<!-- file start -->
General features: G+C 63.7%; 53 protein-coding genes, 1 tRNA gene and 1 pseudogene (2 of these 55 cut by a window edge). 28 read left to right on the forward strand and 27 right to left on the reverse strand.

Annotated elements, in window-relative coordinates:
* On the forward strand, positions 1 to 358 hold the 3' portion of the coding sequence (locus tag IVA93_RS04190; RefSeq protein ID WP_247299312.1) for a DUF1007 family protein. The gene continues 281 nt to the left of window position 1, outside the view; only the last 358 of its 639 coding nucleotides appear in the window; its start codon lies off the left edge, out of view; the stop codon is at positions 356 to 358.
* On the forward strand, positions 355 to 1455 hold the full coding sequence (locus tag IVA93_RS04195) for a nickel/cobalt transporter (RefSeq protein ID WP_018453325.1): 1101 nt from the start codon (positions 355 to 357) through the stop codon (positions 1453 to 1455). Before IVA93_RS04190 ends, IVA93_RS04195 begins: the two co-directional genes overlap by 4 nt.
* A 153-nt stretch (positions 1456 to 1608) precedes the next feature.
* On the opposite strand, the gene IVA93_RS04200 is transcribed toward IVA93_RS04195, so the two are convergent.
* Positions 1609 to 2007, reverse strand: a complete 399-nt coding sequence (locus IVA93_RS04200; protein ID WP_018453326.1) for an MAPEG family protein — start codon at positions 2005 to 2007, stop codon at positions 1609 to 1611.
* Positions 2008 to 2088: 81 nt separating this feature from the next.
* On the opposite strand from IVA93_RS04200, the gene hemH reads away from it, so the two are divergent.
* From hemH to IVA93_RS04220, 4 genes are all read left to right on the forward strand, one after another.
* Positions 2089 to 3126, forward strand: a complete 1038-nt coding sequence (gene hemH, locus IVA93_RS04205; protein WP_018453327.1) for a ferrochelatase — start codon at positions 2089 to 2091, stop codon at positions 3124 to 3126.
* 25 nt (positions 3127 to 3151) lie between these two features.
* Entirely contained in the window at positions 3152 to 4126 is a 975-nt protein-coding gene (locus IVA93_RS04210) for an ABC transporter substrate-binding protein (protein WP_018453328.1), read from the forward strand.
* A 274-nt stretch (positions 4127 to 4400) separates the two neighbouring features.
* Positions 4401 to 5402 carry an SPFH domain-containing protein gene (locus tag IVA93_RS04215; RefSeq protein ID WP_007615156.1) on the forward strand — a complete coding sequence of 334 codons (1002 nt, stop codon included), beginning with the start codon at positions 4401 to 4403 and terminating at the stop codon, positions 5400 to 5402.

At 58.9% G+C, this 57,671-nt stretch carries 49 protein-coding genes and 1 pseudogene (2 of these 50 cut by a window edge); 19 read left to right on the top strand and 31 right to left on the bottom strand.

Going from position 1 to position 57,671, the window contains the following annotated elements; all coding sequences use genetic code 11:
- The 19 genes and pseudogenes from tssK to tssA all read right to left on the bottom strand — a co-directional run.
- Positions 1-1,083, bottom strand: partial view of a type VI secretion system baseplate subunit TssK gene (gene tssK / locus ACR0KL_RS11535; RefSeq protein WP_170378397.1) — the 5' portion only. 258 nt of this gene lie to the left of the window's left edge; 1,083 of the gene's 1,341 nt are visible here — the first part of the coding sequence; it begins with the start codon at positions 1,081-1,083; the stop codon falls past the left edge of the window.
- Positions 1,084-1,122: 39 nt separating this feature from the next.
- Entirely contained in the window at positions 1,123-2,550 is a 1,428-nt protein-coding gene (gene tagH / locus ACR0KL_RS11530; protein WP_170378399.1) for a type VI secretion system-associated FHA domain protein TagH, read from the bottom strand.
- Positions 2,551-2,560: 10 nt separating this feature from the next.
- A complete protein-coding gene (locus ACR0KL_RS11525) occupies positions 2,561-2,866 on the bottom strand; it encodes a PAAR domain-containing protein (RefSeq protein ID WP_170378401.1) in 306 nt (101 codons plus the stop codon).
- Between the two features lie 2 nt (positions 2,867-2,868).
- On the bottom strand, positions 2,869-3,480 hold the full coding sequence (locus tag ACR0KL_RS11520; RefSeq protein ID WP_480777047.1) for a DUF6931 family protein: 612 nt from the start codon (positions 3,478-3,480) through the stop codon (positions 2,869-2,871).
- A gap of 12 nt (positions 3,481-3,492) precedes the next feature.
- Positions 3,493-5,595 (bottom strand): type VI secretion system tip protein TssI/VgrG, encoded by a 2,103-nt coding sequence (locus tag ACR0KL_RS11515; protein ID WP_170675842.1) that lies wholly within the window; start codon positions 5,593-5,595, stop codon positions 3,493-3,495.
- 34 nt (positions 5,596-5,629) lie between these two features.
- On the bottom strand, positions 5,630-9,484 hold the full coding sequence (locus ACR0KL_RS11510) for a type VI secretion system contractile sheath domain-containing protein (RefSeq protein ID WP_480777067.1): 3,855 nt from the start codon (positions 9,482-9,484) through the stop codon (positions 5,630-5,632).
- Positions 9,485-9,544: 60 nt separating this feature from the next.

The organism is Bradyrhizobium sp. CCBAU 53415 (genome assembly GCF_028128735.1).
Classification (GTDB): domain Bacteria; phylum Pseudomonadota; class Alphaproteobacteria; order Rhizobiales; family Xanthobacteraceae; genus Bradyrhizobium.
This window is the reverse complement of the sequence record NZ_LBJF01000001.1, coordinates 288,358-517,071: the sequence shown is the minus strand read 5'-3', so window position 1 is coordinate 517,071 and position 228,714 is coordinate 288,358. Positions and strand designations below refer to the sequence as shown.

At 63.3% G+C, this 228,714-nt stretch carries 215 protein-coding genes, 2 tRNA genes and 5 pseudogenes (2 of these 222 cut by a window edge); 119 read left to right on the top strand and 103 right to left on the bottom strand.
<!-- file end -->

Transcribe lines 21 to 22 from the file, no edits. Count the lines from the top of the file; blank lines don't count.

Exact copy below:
- Entirely contained in the window at positions 1,123-2,550 is a 1,428-nt protein-coding gene (gene tagH / locus ACR0KL_RS11530; protein WP_170378399.1) for a type VI secretion system-associated FHA domain protein TagH, read from the bottom strand.
- Positions 2,551-2,560: 10 nt separating this feature from the next.